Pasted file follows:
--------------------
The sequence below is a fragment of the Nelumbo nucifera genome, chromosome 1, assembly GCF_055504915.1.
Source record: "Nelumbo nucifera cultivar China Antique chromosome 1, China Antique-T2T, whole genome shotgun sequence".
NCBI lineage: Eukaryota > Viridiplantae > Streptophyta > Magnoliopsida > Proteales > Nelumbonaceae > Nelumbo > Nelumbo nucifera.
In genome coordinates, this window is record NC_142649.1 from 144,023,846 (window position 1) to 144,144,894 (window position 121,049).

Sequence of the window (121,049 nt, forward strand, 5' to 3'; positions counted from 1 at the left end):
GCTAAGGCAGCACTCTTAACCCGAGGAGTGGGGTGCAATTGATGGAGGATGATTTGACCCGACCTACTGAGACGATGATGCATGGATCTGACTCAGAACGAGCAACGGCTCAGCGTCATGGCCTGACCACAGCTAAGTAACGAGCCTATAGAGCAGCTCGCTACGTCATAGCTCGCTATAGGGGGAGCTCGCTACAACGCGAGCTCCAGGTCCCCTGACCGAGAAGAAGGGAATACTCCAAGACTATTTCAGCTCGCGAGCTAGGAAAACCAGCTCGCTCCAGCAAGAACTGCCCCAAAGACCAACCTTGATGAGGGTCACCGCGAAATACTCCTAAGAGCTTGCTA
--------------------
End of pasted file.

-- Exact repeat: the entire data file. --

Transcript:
The sequence below is a fragment of the Nelumbo nucifera genome, chromosome 1, assembly GCF_055504915.1.
Source record: "Nelumbo nucifera cultivar China Antique chromosome 1, China Antique-T2T, whole genome shotgun sequence".
NCBI lineage: Eukaryota > Viridiplantae > Streptophyta > Magnoliopsida > Proteales > Nelumbonaceae > Nelumbo > Nelumbo nucifera.
In genome coordinates, this window is record NC_142649.1 from 144,023,846 (window position 1) to 144,144,894 (window position 121,049).

Sequence of the window (121,049 nt, forward strand, 5' to 3'; positions counted from 1 at the left end):
GCTAAGGCAGCACTCTTAACCCGAGGAGTGGGGTGCAATTGATGGAGGATGATTTGACCCGACCTACTGAGACGATGATGCATGGATCTGACTCAGAACGAGCAACGGCTCAGCGTCATGGCCTGACCACAGCTAAGTAACGAGCCTATAGAGCAGCTCGCTACGTCATAGCTCGCTATAGGGGGAGCTCGCTACAACGCGAGCTCCAGGTCCCCTGACCGAGAAGAAGGGAATACTCCAAGACTATTTCAGCTCGCGAGCTAGGAAAACCAGCTCGCTCCAGCAAGAACTGCCCCAAAGACCAACCTTGATGAGGGTCACCGCGAAATACTCCTAAGAGCTTGCTA